Monday, May 27, 2013

Eat More Veggies - Bountiful Baskets

In an effort to eat better and include more veggies in our diet, I posed the question to my Facebook friends about the best place in Vegas to buy local or regional produce. One friend mentioned Bountiful Baskets. I immediately remembered reading a blog post about this last summer and remembered how much I wanted to give it a try.

So, I read everything on their website and decided to try it out.

If you're not familiar with the program, it's a co-op way of purchasing produce. Basically, you choose a location for pick-up, make a contribution on Monday or Tuesday, all the money gets pooled together to purchase whatever is available, you show up Saturday morning to pick-up delicious produce.

It's all run by volunteers, so all your money get put toward the produce. Since it's run by volunteers, they ask that you volunteer at least every 6-8 times that you contribute.

We picked up our first basket this past Saturday, and it was so much fun!!

The two nearest locations were about 5 miles away. An easy bike ride. We chose the one location because it had a later pick-up time and we are not at all early morning people on Saturdays.

We fully intended on getting there early enough to help volunteer. The website said the volunteer time was 7:15. We arrived at 7:10, and everything was all finished. I guess we'll have to get there earlier next time. :-)

With your order, you get one basket of fruit and one basket of vegetables.

All packed up and ready to head home.


Yep. That's ketchup splattered all over my legs and shoes.

About a mile or so from home, I ran over a ketchup packet. I'm not sure why I didn't really think to avoid it, but I definitely learned my lesson as I scrubbed the dried, sticky ketchup mess from my legs and shoes. Ugh!

Here's everything we got in our baskets!

Fruits: 4 mangoes, 3 grapefruit, 1 pineapple, 1 cantaloupe (not pictured, as it was already cut and in the fridge)
Veggies: 5 ears of corn, 2 cucumbers, 1 head of romaine, 1 box of grape tomatoes, 1 butternut squash, 1 pound of carrots, 1 head of cauliflower

It seems like kind of a lot for just the two of us, but hopefully it will force us to eat more veggies.

We've already eaten most of the fruit, but writing this post reminds me that I still need to cut up the cauliflower and carrots into snack-size portions, so we actually eat them.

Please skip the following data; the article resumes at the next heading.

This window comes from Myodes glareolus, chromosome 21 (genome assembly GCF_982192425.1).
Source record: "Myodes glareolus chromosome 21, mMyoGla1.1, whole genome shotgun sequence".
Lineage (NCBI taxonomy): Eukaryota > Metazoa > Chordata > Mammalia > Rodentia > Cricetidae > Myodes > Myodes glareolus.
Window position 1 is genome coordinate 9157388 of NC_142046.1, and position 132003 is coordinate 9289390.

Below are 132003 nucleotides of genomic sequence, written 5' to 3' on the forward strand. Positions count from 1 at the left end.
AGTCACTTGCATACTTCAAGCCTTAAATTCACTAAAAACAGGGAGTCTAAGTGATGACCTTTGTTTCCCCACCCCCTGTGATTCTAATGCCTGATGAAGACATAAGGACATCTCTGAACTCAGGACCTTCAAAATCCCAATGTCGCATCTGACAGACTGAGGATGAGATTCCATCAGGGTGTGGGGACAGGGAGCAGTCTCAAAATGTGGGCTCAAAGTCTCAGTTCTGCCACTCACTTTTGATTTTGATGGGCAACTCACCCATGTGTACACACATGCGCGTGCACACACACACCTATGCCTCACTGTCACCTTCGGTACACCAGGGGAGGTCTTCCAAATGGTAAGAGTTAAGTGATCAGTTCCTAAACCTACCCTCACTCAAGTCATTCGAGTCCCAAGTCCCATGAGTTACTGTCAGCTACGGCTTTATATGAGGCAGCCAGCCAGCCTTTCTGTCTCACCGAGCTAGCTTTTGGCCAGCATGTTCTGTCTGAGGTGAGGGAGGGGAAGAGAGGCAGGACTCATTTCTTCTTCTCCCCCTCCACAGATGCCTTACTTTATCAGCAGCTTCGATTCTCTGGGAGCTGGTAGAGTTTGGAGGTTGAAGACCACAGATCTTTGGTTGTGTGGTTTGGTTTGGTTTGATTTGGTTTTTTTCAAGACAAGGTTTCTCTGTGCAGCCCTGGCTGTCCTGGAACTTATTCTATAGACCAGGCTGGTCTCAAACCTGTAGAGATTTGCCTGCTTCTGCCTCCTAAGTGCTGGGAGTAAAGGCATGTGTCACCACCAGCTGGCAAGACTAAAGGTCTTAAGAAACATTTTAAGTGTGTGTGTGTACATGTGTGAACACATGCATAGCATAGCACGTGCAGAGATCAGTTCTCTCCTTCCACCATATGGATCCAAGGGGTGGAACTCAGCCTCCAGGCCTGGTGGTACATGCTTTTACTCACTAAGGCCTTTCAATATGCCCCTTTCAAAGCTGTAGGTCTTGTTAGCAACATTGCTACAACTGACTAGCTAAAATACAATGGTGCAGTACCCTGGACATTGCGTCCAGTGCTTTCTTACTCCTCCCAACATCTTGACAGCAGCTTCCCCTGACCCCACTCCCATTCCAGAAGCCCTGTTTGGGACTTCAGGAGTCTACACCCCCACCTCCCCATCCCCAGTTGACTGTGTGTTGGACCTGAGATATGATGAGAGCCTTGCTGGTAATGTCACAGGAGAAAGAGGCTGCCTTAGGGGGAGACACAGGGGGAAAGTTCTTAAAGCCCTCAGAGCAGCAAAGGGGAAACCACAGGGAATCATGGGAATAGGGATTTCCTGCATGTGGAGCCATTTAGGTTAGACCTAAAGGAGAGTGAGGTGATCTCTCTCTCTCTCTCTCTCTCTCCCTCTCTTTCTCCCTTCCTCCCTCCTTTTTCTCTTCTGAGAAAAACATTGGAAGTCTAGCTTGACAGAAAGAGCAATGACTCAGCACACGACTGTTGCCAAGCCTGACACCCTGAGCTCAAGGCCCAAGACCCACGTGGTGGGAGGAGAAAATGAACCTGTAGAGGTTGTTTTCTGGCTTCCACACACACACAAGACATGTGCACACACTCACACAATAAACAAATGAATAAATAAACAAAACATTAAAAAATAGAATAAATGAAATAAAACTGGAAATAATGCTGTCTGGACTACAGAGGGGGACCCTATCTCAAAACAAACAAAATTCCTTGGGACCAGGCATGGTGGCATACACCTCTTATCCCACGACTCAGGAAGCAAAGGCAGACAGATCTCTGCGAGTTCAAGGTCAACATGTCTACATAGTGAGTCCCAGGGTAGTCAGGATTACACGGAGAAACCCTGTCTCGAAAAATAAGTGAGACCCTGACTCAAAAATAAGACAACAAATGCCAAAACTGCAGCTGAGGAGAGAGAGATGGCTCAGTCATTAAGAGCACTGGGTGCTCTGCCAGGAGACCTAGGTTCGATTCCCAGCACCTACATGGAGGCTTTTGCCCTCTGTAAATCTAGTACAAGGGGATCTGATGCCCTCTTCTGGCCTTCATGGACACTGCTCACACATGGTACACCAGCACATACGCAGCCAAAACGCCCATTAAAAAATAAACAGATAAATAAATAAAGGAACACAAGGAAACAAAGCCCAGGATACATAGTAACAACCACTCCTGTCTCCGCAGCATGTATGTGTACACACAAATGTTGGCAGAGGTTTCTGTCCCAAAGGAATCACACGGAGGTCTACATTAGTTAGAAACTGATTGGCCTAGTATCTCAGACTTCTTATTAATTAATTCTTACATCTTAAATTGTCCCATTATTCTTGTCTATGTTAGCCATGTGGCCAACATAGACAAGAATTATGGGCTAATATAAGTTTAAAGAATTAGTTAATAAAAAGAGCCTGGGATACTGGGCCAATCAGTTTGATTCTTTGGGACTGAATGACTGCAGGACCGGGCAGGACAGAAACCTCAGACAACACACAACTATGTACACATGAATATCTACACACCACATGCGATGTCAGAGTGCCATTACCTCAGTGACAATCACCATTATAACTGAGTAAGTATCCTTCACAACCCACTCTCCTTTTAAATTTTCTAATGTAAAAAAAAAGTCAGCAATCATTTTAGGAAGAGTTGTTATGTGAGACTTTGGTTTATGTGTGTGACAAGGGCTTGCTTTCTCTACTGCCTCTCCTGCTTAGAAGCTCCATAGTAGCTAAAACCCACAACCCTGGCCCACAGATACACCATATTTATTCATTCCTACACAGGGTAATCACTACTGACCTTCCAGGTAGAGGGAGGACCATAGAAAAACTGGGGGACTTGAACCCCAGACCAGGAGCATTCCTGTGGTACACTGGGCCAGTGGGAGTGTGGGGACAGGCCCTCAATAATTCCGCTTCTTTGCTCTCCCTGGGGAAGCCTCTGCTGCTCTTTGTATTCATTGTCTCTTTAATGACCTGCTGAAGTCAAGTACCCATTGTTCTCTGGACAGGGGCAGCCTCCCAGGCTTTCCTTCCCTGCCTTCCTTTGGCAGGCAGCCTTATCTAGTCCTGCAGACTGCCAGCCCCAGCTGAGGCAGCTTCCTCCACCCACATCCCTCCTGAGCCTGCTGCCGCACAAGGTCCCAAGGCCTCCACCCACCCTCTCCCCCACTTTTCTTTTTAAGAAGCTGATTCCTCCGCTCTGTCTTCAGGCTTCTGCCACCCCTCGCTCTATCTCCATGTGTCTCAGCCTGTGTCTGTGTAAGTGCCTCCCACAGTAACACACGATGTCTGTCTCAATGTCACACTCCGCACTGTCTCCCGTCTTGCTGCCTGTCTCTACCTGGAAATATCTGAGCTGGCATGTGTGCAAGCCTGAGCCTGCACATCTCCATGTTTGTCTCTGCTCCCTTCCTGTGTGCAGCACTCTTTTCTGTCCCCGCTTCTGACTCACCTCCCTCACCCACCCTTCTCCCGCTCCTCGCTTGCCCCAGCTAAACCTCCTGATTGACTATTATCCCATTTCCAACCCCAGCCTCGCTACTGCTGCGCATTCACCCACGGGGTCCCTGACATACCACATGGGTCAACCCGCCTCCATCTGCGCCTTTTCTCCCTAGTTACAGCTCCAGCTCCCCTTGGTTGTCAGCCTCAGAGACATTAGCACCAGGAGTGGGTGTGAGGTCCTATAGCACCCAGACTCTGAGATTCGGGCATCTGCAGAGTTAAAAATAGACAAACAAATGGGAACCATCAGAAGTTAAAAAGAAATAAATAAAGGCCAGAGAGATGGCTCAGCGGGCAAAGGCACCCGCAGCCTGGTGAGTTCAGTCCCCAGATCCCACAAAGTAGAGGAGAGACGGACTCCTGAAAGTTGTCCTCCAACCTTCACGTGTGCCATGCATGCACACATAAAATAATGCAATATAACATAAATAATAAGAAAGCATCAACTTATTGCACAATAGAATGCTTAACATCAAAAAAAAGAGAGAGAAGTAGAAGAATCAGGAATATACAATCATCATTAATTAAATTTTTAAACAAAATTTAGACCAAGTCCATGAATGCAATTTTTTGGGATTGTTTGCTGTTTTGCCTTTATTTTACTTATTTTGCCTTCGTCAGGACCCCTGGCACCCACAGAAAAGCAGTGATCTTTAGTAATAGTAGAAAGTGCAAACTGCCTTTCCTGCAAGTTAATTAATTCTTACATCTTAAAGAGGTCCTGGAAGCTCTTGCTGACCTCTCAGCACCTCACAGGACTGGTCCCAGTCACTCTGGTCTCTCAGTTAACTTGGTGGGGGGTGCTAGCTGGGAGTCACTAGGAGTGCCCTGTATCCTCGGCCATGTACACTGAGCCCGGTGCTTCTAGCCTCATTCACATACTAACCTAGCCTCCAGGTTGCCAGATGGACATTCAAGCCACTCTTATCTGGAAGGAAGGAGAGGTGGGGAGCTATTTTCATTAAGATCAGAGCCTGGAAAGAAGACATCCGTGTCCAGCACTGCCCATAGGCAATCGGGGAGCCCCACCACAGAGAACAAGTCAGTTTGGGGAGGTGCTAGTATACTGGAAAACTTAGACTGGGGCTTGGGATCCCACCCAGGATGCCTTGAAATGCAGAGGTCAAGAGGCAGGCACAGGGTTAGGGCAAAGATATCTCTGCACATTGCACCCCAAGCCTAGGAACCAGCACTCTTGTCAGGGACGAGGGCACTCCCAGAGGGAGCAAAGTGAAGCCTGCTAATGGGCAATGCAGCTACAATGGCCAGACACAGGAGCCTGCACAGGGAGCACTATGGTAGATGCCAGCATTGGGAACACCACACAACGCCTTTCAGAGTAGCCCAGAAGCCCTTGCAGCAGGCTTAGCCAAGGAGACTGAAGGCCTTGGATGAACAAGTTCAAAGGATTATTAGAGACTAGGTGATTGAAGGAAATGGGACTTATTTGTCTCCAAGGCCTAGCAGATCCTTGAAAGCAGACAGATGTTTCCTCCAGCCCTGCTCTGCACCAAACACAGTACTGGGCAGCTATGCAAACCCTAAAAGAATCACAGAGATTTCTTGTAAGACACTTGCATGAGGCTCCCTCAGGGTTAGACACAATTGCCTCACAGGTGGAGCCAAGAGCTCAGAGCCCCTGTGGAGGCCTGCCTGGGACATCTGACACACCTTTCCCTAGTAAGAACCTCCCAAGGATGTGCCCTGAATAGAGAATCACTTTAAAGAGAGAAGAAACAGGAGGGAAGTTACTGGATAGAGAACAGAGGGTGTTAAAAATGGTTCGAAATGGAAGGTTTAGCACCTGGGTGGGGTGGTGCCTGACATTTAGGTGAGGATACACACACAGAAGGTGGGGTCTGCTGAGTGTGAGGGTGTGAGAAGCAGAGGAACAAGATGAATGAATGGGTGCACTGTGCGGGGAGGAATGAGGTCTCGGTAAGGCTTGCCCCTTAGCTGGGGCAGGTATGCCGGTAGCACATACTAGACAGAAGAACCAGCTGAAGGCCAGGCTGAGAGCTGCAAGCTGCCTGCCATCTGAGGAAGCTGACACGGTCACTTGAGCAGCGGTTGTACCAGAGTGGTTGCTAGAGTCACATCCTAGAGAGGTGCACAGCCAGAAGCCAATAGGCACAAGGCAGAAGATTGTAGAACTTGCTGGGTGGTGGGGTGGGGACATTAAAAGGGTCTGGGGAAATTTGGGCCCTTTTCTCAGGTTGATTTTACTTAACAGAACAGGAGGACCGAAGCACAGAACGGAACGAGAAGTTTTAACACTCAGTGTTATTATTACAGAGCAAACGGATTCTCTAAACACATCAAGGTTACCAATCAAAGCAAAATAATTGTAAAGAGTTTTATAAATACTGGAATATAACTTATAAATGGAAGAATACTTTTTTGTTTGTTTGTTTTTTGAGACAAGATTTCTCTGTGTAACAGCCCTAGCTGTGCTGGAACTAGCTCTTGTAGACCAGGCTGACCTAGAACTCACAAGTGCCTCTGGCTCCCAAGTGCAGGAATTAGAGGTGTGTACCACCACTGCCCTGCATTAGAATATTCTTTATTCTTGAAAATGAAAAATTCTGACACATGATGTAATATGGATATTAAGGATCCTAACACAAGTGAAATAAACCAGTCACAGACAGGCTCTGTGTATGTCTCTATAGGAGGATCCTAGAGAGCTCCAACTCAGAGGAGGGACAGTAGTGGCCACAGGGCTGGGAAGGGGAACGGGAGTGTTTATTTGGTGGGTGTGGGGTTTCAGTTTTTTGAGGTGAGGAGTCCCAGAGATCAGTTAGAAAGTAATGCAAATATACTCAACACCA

I'm going to need to get a little creative on some of the veggies, because we already committed to week #2. :-)

We also purchased some additional add-ons like bread, tortillas, and a Mexican blend of veggies. So excited for next Saturday!!

Hope you all enjoyed a lovely Memorial Day weekend. Back to the grind in the morning...

Have you ever tried Bountiful Baskets?
Where do you get most of your produce?

Twitter → @EnjoytheCourse
Instagram → enjoyingthecourse
Facebook → EnjoyingtheCourse
Google+ → Enjoying the Course
Pinterest → clarindad


  1. What a super cool program!

    I use cauliflower in place of pasta sometimes. I cut it, drizzle a little olive oil, salt and pepper on it and roast in the oven for 12-15 minutes at 400. Then, if my family will stop eating it straight of the cookie sheet, I'll top it with pasta sauce instead of using noodles. Healthy and delicious! Of course I like it raw for snacking, too!

    1. Great idea! I've also seen some recipes on Pinterest for cauliflower pizza crust that I'd like to try.

  2. My family and I have been thinking about joining a co-op lately. We all are really concerned with fresh and natural foods. Would you say it's worth it? What are the biggest drawbacks and gains?

  3. Hi Chris! Thanks so much for commenting. This was our very first time using this program, but based on this I think it was totally worth it. You should check out their website to see if there is one near you. One of the best things about this program is that there is no commitment. If it doesn't work for you, then you just don't participate the next week. I got all of the above fruits/veggies for only $15, which is actually quite reasonable.

    Gains: The quality of the produce seemed good. You get local or regional produce. The are fun add-ons, if you choose.

    Drawbacks: You might need to volunteer (which I think is actually a gain). You don't actually get to pick out your produce (unless maybe you volunteer).

    I'm sure there's more of each that I'm forgetting, but we're definitely pleased and definitely doing it again.